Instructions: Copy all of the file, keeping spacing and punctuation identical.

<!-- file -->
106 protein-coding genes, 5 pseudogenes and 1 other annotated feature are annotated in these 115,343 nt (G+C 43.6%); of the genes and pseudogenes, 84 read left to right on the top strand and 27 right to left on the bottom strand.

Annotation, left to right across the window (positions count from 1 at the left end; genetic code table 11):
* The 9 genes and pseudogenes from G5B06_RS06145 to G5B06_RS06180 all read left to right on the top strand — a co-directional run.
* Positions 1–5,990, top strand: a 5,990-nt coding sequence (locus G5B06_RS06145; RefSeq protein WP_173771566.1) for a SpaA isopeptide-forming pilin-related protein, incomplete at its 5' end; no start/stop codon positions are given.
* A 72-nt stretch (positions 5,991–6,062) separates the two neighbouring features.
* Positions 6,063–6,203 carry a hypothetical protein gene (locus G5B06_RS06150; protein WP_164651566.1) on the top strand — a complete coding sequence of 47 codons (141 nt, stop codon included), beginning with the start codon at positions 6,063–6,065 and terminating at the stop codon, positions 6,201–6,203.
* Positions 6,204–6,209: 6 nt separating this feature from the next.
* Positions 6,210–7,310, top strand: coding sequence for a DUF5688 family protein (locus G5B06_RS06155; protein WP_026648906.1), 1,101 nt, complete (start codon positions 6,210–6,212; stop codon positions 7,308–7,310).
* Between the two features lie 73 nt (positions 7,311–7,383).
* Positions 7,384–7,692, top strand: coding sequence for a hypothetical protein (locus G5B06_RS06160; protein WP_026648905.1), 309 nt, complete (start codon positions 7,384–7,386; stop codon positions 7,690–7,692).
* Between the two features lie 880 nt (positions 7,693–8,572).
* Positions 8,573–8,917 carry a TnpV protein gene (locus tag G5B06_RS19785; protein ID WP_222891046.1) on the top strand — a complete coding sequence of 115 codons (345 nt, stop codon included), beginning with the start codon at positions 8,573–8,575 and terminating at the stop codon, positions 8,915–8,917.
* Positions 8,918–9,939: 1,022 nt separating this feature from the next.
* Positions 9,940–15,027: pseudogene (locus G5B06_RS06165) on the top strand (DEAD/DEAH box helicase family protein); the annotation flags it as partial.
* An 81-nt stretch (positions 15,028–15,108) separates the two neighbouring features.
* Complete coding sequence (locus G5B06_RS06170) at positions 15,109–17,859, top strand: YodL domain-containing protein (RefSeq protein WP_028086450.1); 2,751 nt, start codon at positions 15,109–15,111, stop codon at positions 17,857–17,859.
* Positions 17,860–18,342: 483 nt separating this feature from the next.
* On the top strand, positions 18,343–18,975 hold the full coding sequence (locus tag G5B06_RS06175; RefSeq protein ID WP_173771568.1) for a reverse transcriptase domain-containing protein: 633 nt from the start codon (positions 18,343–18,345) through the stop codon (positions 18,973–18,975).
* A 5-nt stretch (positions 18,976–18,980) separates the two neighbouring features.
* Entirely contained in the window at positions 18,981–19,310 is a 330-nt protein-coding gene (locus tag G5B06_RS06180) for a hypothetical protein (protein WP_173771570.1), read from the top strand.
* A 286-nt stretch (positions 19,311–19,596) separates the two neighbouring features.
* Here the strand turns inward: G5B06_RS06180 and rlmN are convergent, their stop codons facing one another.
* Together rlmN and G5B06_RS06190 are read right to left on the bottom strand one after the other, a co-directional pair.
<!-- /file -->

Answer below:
106 protein-coding genes, 5 pseudogenes and 1 other annotated feature are annotated in these 115,343 nt (G+C 43.6%); of the genes and pseudogenes, 84 read left to right on the top strand and 27 right to left on the bottom strand.

Annotation, left to right across the window (positions count from 1 at the left end; genetic code table 11):
* The 9 genes and pseudogenes from G5B06_RS06145 to G5B06_RS06180 all read left to right on the top strand — a co-directional run.
* Positions 1–5,990, top strand: a 5,990-nt coding sequence (locus G5B06_RS06145; RefSeq protein WP_173771566.1) for a SpaA isopeptide-forming pilin-related protein, incomplete at its 5' end; no start/stop codon positions are given.
* A 72-nt stretch (positions 5,991–6,062) separates the two neighbouring features.
* Positions 6,063–6,203 carry a hypothetical protein gene (locus G5B06_RS06150; protein WP_164651566.1) on the top strand — a complete coding sequence of 47 codons (141 nt, stop codon included), beginning with the start codon at positions 6,063–6,065 and terminating at the stop codon, positions 6,201–6,203.
* Positions 6,204–6,209: 6 nt separating this feature from the next.
* Positions 6,210–7,310, top strand: coding sequence for a DUF5688 family protein (locus G5B06_RS06155; protein WP_026648906.1), 1,101 nt, complete (start codon positions 6,210–6,212; stop codon positions 7,308–7,310).
* Between the two features lie 73 nt (positions 7,311–7,383).
* Positions 7,384–7,692, top strand: coding sequence for a hypothetical protein (locus G5B06_RS06160; protein WP_026648905.1), 309 nt, complete (start codon positions 7,384–7,386; stop codon positions 7,690–7,692).
* Between the two features lie 880 nt (positions 7,693–8,572).
* Positions 8,573–8,917 carry a TnpV protein gene (locus tag G5B06_RS19785; protein ID WP_222891046.1) on the top strand — a complete coding sequence of 115 codons (345 nt, stop codon included), beginning with the start codon at positions 8,573–8,575 and terminating at the stop codon, positions 8,915–8,917.
* Positions 8,918–9,939: 1,022 nt separating this feature from the next.
* Positions 9,940–15,027: pseudogene (locus G5B06_RS06165) on the top strand (DEAD/DEAH box helicase family protein); the annotation flags it as partial.
* An 81-nt stretch (positions 15,028–15,108) separates the two neighbouring features.
* Complete coding sequence (locus G5B06_RS06170) at positions 15,109–17,859, top strand: YodL domain-containing protein (RefSeq protein WP_028086450.1); 2,751 nt, start codon at positions 15,109–15,111, stop codon at positions 17,857–17,859.
* Positions 17,860–18,342: 483 nt separating this feature from the next.
* On the top strand, positions 18,343–18,975 hold the full coding sequence (locus tag G5B06_RS06175; RefSeq protein ID WP_173771568.1) for a reverse transcriptase domain-containing protein: 633 nt from the start codon (positions 18,343–18,345) through the stop codon (positions 18,973–18,975).
* A 5-nt stretch (positions 18,976–18,980) separates the two neighbouring features.
* Entirely contained in the window at positions 18,981–19,310 is a 330-nt protein-coding gene (locus tag G5B06_RS06180) for a hypothetical protein (protein WP_173771570.1), read from the top strand.
* A 286-nt stretch (positions 19,311–19,596) separates the two neighbouring features.
* Here the strand turns inward: G5B06_RS06180 and rlmN are convergent, their stop codons facing one another.
* Together rlmN and G5B06_RS06190 are read right to left on the bottom strand one after the other, a co-directional pair.